Is there more than one way to hold my baby?
Yes. You can experiment with several different nursing positions (or holds) to figure out which one is the most comfortable for both you and your baby.
They include the:
- Cradle Hold: This is the traditional hold many mothers will try from the get-go, holding the baby across the chest and using the arm on the same side as the nursing breast to support the baby.
- Clutch (or Football) Hold: This position holds the baby at the side, and is good for the mom who's had a C-section (because the baby doesn't put pressure on the mother's belly), as well as for mothers with large breasts or twins.
- Cross-Cradle (or Crossover) Hold: Similar to the cradle hold, this position involves using the arm on the opposite side as the nursing breast to support the baby. Some mothers find that this hold makes it easier to control how their babies latch on.
- Side-Lying Position: This position, in which mom lies on her side facing the baby, allows moms to get some rest during feedings and is also a common choice for mothers who've had C-sections.
How can I make breastfeeding more comfortable?
Again, it's mostly about finding a comfortable nursing position and proper latch-on — once you've gotten those down, it can make for a truly rewarding bonding experience. Here are some other things you can do that might also help you to relax and enjoy the experience:
- Keep a breastfeeding goodie bag or basket near all of your regular nursing areas at home (next to the bed, on the couch, etc.). Fill it with bottled water, some healthy snacks, a few magazines, your portable home phone or cell phone (so you don't have to get up to answer or make calls), plenty of burp cloths or cotton diapers for dribbles and spit-up, and the remote controls if you want to use a TV, DVD player, VCR, or stereo nearby.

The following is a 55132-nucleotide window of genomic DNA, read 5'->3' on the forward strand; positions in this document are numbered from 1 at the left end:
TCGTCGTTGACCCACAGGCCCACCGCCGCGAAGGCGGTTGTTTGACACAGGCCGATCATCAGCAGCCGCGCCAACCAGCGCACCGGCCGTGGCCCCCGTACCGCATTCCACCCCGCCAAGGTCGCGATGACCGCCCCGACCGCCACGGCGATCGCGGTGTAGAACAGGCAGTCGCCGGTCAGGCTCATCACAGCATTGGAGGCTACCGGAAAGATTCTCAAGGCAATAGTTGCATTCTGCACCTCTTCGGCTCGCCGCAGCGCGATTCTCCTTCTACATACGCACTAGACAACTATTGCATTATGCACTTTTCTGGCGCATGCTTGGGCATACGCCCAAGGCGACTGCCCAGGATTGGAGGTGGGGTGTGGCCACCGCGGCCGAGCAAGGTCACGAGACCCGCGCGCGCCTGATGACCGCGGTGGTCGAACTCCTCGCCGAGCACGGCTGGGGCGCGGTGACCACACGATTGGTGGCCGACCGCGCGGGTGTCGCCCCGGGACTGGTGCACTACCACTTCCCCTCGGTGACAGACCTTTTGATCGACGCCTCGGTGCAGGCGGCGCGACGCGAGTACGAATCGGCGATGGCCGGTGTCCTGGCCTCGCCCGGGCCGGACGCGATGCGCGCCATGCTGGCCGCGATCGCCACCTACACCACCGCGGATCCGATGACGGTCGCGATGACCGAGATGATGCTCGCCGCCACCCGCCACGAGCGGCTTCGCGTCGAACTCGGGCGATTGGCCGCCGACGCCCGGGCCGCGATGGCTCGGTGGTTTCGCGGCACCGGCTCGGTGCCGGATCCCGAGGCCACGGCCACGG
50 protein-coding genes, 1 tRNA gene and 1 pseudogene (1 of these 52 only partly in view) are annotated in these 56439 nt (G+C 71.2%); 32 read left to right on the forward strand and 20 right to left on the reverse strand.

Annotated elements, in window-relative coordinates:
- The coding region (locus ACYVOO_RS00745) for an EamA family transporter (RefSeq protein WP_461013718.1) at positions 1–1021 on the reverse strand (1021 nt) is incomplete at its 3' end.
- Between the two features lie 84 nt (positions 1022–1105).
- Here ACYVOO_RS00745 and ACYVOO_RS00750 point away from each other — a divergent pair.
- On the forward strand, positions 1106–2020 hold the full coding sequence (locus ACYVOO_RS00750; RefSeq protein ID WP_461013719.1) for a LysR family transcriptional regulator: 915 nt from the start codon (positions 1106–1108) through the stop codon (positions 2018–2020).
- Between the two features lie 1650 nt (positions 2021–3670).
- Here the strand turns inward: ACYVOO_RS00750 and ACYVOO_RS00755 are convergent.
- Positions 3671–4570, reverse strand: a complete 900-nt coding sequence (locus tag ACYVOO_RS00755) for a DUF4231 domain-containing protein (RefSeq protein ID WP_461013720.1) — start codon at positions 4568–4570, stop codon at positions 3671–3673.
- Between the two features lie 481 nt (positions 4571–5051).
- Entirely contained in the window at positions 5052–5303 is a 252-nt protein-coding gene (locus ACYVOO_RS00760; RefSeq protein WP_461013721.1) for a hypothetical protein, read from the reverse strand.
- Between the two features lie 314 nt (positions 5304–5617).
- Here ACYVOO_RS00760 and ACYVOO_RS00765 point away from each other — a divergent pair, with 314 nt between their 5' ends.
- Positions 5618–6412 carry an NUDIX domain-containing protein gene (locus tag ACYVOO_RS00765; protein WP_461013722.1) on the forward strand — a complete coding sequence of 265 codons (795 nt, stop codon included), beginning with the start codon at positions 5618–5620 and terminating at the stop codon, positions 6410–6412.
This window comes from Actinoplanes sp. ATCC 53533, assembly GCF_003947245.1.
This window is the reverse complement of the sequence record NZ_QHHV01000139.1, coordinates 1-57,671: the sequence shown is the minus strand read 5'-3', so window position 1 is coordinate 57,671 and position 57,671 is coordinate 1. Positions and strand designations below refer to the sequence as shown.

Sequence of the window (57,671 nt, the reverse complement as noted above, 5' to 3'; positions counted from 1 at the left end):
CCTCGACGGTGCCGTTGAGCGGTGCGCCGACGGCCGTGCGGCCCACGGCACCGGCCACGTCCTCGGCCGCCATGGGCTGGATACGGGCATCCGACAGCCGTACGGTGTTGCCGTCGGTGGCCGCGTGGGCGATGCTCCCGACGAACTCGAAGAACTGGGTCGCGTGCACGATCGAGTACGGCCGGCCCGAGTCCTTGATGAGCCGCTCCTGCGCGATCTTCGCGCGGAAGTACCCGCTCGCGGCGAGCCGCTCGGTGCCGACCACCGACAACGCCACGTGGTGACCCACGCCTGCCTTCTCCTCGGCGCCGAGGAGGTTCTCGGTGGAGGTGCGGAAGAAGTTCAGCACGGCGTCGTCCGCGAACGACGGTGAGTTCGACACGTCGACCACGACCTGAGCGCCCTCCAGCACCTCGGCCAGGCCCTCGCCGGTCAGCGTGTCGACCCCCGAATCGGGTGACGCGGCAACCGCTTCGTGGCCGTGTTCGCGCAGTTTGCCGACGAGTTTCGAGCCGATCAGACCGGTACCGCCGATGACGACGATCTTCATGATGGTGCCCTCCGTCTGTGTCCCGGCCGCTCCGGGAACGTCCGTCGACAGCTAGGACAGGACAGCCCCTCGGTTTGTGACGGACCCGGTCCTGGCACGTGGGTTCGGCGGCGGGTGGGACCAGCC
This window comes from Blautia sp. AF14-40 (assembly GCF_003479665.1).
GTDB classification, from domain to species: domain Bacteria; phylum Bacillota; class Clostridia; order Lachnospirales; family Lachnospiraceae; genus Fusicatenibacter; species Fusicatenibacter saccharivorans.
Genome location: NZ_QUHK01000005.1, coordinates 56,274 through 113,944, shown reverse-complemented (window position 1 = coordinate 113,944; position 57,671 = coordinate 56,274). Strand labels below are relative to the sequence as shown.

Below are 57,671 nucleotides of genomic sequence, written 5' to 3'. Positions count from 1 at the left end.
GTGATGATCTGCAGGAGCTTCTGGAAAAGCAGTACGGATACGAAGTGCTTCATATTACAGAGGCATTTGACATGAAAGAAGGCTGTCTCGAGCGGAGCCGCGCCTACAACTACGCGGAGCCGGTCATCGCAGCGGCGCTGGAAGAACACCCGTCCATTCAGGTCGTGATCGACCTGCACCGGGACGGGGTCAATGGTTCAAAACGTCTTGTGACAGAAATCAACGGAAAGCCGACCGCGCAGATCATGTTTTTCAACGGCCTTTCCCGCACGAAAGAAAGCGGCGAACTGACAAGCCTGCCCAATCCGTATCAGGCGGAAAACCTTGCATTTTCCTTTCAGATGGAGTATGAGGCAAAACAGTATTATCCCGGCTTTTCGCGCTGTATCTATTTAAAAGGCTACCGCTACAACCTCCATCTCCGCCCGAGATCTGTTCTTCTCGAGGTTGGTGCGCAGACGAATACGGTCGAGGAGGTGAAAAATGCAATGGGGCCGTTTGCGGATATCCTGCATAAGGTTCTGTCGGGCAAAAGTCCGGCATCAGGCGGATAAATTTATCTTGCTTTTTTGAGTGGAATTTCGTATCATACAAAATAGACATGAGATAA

- Find the most comfortable seating arrangement and stick to it so that your baby gets comfortable with — and looks forward to — the routine. Many mothers like to sit in a glider or in a cozy chair with armrests.
- Give your feet and back a break. Footstools and pillows can provide extra support. Pillows that some women find helpful are the wraparound nursing pillows or the "husband" back pillows with arms on each side for nursing in bed.
How long should I plan to breastfeed my baby?
The AAP now recommends that babies be breastfed exclusively (without offering formula, water, juice, non-breast-milk, or food) for the first 6 months, and that breastfeeding continue until 12 months (and beyond) if it's working for both mother and baby.
Studies on infants show that breastfeeding can lower the occurrence or severity of diarrhea, ear infections, and bacterial meningitis. Breastfeeding also may protect children against sudden Infant death syndrome (SIDS), diabetes, obesity, and asthma.
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